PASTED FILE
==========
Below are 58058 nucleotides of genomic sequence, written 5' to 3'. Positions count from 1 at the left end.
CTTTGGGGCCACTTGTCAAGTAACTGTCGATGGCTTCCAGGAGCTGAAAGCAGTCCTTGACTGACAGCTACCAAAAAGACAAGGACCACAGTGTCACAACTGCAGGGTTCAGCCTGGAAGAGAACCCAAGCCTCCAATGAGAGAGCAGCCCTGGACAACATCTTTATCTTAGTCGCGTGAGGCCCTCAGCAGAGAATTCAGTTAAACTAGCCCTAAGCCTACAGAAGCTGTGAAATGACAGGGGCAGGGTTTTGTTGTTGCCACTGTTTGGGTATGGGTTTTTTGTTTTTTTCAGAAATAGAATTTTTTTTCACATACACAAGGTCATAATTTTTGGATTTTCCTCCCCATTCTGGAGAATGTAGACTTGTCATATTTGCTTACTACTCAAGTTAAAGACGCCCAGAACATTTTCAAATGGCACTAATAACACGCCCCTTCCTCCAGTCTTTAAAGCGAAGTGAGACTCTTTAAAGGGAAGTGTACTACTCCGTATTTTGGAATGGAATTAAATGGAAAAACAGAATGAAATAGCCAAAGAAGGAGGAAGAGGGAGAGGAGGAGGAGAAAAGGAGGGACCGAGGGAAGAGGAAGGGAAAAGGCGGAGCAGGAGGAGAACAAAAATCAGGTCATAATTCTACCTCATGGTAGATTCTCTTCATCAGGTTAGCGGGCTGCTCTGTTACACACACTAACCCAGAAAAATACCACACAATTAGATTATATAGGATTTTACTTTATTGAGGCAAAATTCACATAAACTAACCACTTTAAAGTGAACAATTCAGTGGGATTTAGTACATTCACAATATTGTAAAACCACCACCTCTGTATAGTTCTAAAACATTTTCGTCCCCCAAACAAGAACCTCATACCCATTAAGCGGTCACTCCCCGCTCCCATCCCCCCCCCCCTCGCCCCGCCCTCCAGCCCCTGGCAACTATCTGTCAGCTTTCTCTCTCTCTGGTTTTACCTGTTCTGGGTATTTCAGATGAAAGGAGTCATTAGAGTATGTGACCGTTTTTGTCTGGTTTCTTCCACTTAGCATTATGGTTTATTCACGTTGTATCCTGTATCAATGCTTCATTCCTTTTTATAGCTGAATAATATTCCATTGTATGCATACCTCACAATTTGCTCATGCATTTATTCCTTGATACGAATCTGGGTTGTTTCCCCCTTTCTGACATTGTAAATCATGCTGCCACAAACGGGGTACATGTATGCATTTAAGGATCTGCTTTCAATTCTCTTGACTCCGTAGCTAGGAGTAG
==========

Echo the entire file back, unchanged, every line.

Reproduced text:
Below are 58058 nucleotides of genomic sequence, written 5' to 3'. Positions count from 1 at the left end.
CTTTGGGGCCACTTGTCAAGTAACTGTCGATGGCTTCCAGGAGCTGAAAGCAGTCCTTGACTGACAGCTACCAAAAAGACAAGGACCACAGTGTCACAACTGCAGGGTTCAGCCTGGAAGAGAACCCAAGCCTCCAATGAGAGAGCAGCCCTGGACAACATCTTTATCTTAGTCGCGTGAGGCCCTCAGCAGAGAATTCAGTTAAACTAGCCCTAAGCCTACAGAAGCTGTGAAATGACAGGGGCAGGGTTTTGTTGTTGCCACTGTTTGGGTATGGGTTTTTTGTTTTTTTCAGAAATAGAATTTTTTTTCACATACACAAGGTCATAATTTTTGGATTTTCCTCCCCATTCTGGAGAATGTAGACTTGTCATATTTGCTTACTACTCAAGTTAAAGACGCCCAGAACATTTTCAAATGGCACTAATAACACGCCCCTTCCTCCAGTCTTTAAAGCGAAGTGAGACTCTTTAAAGGGAAGTGTACTACTCCGTATTTTGGAATGGAATTAAATGGAAAAACAGAATGAAATAGCCAAAGAAGGAGGAAGAGGGAGAGGAGGAGGAGAAAAGGAGGGACCGAGGGAAGAGGAAGGGAAAAGGCGGAGCAGGAGGAGAACAAAAATCAGGTCATAATTCTACCTCATGGTAGATTCTCTTCATCAGGTTAGCGGGCTGCTCTGTTACACACACTAACCCAGAAAAATACCACACAATTAGATTATATAGGATTTTACTTTATTGAGGCAAAATTCACATAAACTAACCACTTTAAAGTGAACAATTCAGTGGGATTTAGTACATTCACAATATTGTAAAACCACCACCTCTGTATAGTTCTAAAACATTTTCGTCCCCCAAACAAGAACCTCATACCCATTAAGCGGTCACTCCCCGCTCCCATCCCCCCCCCCCTCGCCCCGCCCTCCAGCCCCTGGCAACTATCTGTCAGCTTTCTCTCTCTCTGGTTTTACCTGTTCTGGGTATTTCAGATGAAAGGAGTCATTAGAGTATGTGACCGTTTTTGTCTGGTTTCTTCCACTTAGCATTATGGTTTATTCACGTTGTATCCTGTATCAATGCTTCATTCCTTTTTATAGCTGAATAATATTCCATTGTATGCATACCTCACAATTTGCTCATGCATTTATTCCTTGATACGAATCTGGGTTGTTTCCCCCTTTCTGACATTGTAAATCATGCTGCCACAAACGGGGTACATGTATGCATTTAAGGATCTGCTTTCAATTCTCTTGACTCCGTAGCTAGGAGTAG